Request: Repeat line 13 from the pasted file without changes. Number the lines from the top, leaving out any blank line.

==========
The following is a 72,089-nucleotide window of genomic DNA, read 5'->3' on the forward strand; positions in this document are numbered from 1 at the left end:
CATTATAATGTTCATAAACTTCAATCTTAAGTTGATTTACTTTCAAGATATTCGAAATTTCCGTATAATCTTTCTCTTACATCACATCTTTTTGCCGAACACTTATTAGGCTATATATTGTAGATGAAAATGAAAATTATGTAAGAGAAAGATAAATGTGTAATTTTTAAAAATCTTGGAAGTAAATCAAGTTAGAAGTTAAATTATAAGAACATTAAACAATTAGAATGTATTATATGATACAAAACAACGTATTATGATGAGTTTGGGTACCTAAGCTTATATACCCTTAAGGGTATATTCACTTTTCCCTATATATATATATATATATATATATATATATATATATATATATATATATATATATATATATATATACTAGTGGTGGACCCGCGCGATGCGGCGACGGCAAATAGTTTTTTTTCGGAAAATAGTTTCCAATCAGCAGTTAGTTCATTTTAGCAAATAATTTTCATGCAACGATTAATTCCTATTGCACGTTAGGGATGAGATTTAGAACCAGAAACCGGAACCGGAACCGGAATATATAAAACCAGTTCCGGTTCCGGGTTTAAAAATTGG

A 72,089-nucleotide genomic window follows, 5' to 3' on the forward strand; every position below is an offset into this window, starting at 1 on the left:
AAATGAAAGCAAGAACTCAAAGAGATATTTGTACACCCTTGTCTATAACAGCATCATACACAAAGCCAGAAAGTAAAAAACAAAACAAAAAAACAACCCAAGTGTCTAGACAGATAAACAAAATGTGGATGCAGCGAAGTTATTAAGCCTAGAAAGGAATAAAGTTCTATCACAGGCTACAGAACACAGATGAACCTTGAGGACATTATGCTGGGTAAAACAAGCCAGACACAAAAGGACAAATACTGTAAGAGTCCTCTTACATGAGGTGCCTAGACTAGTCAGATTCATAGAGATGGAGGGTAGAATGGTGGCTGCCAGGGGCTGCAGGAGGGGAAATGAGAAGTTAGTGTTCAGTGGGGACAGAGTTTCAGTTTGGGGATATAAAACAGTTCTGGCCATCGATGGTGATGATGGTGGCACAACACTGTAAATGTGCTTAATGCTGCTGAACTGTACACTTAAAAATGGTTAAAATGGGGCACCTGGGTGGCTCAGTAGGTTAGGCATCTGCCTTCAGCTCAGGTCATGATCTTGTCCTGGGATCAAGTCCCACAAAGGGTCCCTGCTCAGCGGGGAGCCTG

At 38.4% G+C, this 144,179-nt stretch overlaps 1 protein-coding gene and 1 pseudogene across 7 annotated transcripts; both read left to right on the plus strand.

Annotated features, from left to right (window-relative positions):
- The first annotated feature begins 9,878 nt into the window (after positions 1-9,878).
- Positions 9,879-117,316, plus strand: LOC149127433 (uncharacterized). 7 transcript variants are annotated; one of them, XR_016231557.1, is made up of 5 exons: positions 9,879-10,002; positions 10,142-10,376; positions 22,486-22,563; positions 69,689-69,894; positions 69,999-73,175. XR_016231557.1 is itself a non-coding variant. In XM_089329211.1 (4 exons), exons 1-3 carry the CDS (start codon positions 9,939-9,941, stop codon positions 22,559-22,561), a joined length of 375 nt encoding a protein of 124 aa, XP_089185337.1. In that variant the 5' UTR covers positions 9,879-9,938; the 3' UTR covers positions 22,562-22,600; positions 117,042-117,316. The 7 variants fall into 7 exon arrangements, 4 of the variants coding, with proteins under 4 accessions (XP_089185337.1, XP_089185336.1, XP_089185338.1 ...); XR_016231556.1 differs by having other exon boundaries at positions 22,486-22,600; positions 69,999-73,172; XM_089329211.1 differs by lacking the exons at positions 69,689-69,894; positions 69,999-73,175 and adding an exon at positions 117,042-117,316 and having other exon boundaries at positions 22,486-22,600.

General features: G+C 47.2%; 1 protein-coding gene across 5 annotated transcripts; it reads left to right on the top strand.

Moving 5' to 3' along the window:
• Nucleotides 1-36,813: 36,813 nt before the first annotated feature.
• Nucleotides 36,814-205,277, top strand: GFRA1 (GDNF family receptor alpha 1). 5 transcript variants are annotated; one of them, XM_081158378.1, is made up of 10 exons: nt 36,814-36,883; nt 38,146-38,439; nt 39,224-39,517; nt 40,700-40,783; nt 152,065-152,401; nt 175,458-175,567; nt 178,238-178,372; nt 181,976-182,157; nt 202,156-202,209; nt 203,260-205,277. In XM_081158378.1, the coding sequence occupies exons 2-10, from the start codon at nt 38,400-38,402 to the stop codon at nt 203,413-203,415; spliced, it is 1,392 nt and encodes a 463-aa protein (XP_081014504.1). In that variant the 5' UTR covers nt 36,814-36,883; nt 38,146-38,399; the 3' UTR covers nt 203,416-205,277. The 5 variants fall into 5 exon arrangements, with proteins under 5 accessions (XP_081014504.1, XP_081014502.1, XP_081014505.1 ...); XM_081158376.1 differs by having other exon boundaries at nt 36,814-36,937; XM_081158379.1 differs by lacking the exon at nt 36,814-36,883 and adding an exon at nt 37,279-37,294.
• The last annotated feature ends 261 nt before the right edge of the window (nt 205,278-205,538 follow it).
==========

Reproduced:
• The last annotated feature ends 261 nt before the right edge of the window (nt 205,278-205,538 follow it).